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The ongoing Capacity Assessment and Rationalisation of the Public Service Programme (CARPS), which seeks to have all civil servants registered biometrically, is likely to result in the retrenchment of an estimated 70,000 to 100,000 civil servants according to today’s Star Newspaper.

The STAR reports that even though the government has continually maintained that the process will not result in job cuts, guidelines on the exercise which the newspaper has ‘’exclusively’’ obtained seem to suggest otherwise.

As reported, other than getting rid of ghost workers in the civil service who continue to eat up a huge chunk of the wage bill, the rationalization exercise also seeks to get rid of redundant employees in the payroll who do not meet the CARPS criteria starting next month.

Civil servants who are not productive in their current positions and those who are not qualified for the positions therefore risk losing their jobs as the assessment is set to be carried out based on set key performance indicators in line with the objective of efficient and effective civil service delivery.

The CARPS programme was recently launched by the president with the aim to have civil servants registered through a biometric system in an effort to weed out ghost workers and tame the ballooning public service wage bill.


In article titled KENYA’S SOARING WAGE BILL NEEDS BETTER APPROACH THAN JUST SALARY CUTBACKS, the Kenya Forum expressed concerns on Kenya’s soaring wage bill which has consequently putting a strain on development funds.

According to the most recent statistics, Kenya’s public sector wage bill has mounted to a level of 13 per cent of the Gross Domestic Product (GDP). Currently there are 700,000 public workers being paid by the government.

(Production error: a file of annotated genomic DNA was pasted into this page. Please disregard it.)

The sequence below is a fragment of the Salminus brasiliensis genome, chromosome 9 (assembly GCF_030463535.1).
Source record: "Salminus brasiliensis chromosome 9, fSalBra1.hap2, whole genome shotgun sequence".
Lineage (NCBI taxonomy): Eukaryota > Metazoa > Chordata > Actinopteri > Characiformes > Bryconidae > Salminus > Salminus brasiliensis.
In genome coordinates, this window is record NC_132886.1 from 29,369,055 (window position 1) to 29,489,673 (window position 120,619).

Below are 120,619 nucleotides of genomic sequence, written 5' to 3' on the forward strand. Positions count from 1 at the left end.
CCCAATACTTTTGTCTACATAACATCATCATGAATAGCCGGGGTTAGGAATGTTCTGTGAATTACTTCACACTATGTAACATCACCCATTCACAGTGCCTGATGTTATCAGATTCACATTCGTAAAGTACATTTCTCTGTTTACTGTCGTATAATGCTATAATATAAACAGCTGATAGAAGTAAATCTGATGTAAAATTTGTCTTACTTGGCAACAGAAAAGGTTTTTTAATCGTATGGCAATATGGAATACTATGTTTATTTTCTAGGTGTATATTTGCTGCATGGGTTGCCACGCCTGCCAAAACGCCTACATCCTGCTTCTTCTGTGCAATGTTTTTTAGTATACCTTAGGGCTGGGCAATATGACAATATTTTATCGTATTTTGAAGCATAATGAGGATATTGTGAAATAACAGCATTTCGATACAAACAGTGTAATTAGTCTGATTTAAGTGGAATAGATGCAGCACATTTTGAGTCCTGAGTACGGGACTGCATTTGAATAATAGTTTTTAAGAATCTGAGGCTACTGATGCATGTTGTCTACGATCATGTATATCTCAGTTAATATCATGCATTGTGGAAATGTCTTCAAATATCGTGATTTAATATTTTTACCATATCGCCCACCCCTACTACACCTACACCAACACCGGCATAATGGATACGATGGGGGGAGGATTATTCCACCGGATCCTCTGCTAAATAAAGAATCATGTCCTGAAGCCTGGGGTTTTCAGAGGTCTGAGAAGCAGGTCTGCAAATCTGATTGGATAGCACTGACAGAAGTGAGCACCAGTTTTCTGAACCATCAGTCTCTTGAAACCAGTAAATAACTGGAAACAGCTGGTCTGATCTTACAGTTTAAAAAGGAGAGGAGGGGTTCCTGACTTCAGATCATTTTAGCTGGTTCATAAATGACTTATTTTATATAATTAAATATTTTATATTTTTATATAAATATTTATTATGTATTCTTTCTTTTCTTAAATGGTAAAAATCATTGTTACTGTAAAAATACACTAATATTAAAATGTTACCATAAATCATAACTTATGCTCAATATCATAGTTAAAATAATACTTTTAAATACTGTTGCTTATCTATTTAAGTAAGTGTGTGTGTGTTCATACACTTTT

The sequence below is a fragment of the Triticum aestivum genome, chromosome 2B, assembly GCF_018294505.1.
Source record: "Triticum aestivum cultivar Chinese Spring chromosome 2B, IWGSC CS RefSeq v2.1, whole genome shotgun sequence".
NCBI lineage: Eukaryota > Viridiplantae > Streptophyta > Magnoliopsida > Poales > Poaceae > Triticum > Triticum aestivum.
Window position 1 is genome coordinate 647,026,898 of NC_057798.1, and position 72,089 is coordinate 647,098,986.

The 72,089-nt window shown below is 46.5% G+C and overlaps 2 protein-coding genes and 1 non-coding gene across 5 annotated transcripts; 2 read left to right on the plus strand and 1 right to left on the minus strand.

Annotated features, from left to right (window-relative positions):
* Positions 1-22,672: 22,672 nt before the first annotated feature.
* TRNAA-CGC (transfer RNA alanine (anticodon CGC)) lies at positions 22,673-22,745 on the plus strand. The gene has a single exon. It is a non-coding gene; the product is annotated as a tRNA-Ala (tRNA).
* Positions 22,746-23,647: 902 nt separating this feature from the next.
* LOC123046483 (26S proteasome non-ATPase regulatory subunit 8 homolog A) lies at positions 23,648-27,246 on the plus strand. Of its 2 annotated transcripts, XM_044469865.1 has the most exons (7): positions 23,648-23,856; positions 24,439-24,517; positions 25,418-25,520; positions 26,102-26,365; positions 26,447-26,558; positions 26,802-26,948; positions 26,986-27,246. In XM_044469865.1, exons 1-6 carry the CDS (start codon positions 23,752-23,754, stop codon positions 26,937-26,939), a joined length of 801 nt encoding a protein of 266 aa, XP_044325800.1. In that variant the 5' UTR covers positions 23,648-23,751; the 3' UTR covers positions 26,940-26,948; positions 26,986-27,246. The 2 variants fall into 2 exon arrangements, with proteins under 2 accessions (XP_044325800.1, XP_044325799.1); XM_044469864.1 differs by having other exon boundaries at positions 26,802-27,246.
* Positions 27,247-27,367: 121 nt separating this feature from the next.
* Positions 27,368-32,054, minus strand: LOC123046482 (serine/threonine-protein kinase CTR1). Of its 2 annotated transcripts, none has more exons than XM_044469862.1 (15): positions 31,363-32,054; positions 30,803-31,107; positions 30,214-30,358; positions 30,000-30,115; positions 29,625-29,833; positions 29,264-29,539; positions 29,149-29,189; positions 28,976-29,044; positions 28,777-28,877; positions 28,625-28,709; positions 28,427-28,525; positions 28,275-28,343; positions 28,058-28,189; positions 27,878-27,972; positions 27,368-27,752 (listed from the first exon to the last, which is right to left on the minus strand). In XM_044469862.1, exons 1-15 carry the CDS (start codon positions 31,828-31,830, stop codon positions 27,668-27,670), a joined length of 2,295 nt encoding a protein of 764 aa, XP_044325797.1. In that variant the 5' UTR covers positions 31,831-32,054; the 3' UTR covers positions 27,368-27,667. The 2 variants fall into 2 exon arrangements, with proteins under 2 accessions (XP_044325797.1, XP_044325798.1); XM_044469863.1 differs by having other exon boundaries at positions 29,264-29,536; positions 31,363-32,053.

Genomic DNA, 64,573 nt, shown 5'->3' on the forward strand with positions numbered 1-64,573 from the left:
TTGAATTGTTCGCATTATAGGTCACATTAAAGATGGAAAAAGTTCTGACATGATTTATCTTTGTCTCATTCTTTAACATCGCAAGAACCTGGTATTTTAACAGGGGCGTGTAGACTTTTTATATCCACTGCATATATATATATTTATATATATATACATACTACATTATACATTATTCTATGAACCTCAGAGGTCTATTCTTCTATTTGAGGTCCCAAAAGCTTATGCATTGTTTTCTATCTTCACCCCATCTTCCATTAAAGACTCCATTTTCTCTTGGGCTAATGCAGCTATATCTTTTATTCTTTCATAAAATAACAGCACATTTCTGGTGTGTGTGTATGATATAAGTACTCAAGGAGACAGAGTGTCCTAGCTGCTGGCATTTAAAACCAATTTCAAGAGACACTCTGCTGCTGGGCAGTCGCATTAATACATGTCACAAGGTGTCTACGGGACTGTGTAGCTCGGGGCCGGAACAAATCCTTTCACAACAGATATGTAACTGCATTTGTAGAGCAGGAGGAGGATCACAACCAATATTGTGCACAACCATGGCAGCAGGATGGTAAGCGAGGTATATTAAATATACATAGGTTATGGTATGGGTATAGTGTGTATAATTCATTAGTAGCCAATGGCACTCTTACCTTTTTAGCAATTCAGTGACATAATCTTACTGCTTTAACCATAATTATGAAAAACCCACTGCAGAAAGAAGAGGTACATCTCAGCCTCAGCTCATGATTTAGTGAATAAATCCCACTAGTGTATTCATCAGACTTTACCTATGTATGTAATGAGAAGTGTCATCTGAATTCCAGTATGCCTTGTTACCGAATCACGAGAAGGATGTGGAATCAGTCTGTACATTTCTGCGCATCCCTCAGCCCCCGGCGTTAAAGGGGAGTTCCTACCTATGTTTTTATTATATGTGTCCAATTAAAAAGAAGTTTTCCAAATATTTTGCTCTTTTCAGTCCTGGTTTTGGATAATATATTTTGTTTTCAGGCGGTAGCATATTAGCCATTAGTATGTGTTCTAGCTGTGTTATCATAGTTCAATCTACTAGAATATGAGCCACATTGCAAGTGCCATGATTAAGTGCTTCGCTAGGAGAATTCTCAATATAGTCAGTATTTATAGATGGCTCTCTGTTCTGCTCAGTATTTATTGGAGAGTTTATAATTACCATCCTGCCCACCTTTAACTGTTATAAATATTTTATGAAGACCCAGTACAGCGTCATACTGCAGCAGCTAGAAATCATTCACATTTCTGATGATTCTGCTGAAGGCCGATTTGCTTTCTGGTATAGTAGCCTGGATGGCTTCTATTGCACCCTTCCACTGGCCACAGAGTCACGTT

According to the last budget the wage bill stood at Sh458 billion, accounting for 43 per cent of the national budget but due to the huge cost of devolution the current wage bill has risen to Sh630 billion.

President Uhuru Kenyatta has appeared keen on taming the wage bill and his government has come up with several solutions to address the crisis.

To begin with, Uhuru approved a shake-up of public institutions that will see the number of Parastatals reduced from 262 to 187 and he also announced that his government plans to slash salaries of top government workers as early this week. He even went ahead to state that together with his deputy, William Ruto, they would take a salary cut which they have never done to date. (Pun Intended)


All these are measures that could in some way indeed spare the government a few millions but we noted that there were much better avenues to approach the public service crisis in order to yield greater results.

Among the proposals that the Kenya Forum highlighted was getting rid of the ghost workers in the civil service, enhancing productivity by reinforcing performance contracts for all public officials including those in county governments in order to enhance service delivery, efficiency and productivity.

In addition, we also emphasized on the need for the government to streamline procedures in its institutions to remove bureaucracy and also to scuffle nepotism in recruitment of civil servants in order to ensure that only qualified individuals are employed.

Early this week, the chairman of NACADA John Mututho revealed that a tribal appointments in the drug authority has contributed hugely to non-performance. According to Mututho the majority of the employees at NACADA are not qualified for their jobs which makes them unable to carry out their duties in line with the authority’s mandate.

“There are about 85 percent employees who are not qualified to work for the organisation. I do not know how they were recruited because I was not there then,” Mututho said and threatened to sack the whole management when the board becomes fully functional.

The Kenya Forum is therefore impressed by the CARPS programme as its structure seams to be out to address the crisis in the civil service sector from the angles that matter.

IF (sic) indeed the assessment is executed with all due objectivity, then this will go a long way in aligning Government structures, processes and programmes both in the national and county governments and efficiency and productivity in the public service will be enhanced.


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